The Rock Jazz movement appropriated the rock beat and then inserted syncopation that in some ways, was more typical of traditional jazz than rock. but the emphasis on the beat was completely different with certainly more emphasis on the 2 and 4 and more “punching holes” types of rhythms – especially in the bass lines – in place of the “walking” and “comping” style of the traditional swing style jazz.
The sound of a rock band playing heavy rock with jazz type syncopation had never been heard before so it was very exciting to go to a Weather Report concert (I saw them three times) or a Chick Corea Electric Band concert (saw them twice) or even Zappa – who was probably one of the original pioneers of the Rock Jazz concept – throwing down a vicious framework of highly syncopated, loud & transcendent music.
What is the Electric Jazz Sound?
The “electric” part of Electric Jazz Funk started with the sounds of electric pianos and the fender electric bass and electric guitars, which started appearing in place of their acoustic counterparts.
The sounds of these electric instruments provide quite a contrast for the sound of traditional jazz which has always been dominated by acoustic instruments such as the box guitar, grand or upright acoustic piano and the stand up bass or bass violin.
Electric Pianos – Especially the Fender Rhodes
Electric piano sounds started appearing in jazz in the mid fifties – before I was born 🙂 Here’s a great article on Bill Evans’ website all about how the electric piano started coming into jazz. Before the Fender Rhodes became known, of course all Jazz had been played on an acoustic piano as I mentioned.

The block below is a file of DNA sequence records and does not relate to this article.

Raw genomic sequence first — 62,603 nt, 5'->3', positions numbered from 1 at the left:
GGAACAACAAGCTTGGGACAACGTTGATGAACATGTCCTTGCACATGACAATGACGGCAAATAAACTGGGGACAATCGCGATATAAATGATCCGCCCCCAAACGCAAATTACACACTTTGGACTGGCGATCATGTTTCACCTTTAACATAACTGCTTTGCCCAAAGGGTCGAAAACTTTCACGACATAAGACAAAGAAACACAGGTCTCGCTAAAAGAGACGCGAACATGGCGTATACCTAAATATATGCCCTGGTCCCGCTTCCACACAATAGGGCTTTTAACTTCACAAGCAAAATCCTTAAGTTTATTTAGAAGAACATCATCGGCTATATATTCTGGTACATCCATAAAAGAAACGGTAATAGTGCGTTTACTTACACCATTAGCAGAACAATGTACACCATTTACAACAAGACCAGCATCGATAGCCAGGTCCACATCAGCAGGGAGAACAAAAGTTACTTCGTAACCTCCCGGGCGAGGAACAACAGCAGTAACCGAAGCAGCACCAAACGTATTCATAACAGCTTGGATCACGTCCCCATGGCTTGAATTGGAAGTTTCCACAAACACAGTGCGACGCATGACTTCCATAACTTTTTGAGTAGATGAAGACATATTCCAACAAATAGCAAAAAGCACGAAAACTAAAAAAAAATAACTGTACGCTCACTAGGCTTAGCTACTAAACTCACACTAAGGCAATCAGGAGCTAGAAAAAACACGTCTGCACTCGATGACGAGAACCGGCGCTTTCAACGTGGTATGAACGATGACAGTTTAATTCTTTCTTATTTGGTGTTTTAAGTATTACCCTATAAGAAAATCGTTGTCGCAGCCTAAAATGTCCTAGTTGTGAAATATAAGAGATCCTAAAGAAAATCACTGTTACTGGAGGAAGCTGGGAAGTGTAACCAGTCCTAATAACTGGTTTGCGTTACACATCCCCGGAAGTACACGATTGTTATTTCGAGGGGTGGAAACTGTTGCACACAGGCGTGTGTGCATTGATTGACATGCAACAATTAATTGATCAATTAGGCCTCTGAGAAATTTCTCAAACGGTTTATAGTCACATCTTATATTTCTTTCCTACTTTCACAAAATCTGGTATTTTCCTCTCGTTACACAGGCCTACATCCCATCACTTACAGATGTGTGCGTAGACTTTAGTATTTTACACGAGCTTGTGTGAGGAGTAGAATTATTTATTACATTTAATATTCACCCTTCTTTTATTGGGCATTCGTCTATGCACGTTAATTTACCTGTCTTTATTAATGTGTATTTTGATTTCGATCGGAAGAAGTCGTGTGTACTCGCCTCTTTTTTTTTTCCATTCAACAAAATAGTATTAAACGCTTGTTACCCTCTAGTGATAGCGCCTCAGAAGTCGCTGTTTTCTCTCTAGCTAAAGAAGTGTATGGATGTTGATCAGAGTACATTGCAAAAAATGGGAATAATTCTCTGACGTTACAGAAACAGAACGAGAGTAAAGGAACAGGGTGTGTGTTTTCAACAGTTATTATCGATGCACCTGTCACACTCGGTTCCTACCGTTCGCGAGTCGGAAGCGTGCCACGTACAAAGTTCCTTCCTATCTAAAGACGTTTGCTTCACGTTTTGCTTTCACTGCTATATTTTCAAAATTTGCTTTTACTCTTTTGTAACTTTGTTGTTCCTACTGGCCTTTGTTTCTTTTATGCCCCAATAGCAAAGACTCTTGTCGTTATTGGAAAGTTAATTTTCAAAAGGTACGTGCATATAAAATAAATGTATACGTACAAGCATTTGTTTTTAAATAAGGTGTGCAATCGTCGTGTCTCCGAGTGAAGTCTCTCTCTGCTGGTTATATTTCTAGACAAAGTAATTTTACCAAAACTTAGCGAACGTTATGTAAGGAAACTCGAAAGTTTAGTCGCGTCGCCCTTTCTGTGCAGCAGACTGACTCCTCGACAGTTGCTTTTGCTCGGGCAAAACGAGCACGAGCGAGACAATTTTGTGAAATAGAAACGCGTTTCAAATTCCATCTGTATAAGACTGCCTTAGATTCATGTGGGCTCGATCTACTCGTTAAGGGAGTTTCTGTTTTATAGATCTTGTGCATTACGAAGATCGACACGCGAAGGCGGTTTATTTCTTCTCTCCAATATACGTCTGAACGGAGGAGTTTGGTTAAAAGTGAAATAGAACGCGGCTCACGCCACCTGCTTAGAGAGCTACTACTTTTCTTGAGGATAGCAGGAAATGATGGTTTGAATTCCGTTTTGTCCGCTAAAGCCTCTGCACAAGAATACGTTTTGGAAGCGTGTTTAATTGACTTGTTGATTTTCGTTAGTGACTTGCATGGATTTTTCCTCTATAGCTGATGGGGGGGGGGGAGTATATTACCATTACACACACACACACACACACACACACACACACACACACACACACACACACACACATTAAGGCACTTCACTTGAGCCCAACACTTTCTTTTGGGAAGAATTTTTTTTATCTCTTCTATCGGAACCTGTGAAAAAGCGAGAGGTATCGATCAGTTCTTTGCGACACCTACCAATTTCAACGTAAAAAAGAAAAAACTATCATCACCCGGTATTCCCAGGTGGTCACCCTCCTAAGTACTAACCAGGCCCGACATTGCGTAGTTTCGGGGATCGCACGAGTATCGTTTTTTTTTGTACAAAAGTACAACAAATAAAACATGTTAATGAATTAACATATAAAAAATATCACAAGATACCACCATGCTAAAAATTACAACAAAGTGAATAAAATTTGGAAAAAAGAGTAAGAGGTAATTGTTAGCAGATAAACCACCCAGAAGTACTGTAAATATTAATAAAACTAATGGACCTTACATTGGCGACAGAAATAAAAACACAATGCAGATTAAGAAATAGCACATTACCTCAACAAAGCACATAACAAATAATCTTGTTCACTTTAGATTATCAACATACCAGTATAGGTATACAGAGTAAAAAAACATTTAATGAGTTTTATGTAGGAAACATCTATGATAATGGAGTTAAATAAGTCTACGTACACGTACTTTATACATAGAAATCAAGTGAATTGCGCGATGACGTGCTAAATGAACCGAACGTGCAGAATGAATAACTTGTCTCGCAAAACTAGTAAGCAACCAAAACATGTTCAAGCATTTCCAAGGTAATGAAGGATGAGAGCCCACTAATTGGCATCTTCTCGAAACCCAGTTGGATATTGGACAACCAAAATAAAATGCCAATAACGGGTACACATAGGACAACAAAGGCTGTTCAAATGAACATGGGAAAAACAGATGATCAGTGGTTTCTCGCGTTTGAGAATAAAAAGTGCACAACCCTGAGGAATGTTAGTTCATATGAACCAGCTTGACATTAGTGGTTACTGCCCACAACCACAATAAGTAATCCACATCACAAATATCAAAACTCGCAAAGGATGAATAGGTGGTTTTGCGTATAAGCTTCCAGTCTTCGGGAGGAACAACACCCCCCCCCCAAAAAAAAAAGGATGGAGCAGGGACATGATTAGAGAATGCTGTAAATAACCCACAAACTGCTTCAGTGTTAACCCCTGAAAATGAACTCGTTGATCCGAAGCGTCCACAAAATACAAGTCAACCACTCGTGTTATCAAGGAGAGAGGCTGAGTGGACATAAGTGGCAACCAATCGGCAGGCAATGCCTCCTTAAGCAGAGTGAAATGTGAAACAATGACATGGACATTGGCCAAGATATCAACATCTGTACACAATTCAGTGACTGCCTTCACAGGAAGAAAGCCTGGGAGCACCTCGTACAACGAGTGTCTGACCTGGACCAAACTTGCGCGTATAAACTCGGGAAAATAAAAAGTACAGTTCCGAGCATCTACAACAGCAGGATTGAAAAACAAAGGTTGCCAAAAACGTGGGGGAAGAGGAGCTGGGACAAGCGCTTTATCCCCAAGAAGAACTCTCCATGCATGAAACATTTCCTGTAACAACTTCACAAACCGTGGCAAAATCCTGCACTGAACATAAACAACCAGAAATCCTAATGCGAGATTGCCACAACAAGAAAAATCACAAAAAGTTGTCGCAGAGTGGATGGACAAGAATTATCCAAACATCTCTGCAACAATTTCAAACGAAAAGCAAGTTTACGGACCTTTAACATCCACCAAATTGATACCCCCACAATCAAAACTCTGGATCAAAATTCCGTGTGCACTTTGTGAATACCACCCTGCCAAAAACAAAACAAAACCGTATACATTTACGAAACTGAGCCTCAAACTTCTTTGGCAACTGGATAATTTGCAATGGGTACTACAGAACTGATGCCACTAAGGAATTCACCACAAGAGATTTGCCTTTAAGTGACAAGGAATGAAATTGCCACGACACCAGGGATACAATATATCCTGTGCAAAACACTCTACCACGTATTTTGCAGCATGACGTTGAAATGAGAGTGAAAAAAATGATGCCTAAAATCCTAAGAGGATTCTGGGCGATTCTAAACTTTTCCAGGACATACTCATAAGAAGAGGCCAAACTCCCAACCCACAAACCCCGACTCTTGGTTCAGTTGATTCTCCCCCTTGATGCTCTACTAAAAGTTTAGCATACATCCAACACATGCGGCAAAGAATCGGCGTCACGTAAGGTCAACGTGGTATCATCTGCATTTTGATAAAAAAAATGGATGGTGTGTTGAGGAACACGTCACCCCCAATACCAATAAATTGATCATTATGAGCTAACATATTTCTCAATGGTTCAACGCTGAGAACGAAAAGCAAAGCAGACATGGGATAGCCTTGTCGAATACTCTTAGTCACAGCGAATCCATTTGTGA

The Electric Guitar in Jazz
The electric guitar also started finding its way into Jazz during the 1950s with people like Kenny Burrell. The sound was a quite traditional sounding jazz with a new “picked” electric guitar sound from the electric/acoustic guitars which sounded so nice in the 50s. I would not call this electric jazz – I would call it traditional Jazz played with an electric sound.
Eventually the sound of the rock-style electric guitar become a part of Electric Jazz exemplified by artists like John McLaughlin and his Mahavishnu Orchestra, Alan Holdsworth, John Scofield, Al Dimeola and others, but not until years later.
The Advent of the Electric Bass in Jazz
In the 1960s, jazz artists starting pushing the traditional envelope in terms of rhythm, instrumentation and volume level. A huge change occurred when the fender electric bass started replacing the traditional stand up bass and the fender rhodes piano started replacing the acoustic piano in jazz.
At first it was like the electric guitar’s phase-in – more traditional jazz being played with electric instruments, like fender bass playing a walking bassline. But eventually the music itself started to change and probably the instruments’ ranges of sound had a lot to do with Electric Jazz musicians being able to come up with more non-traditional types of Jazz – for example, McLaughlin’s “electric-raga” style of music.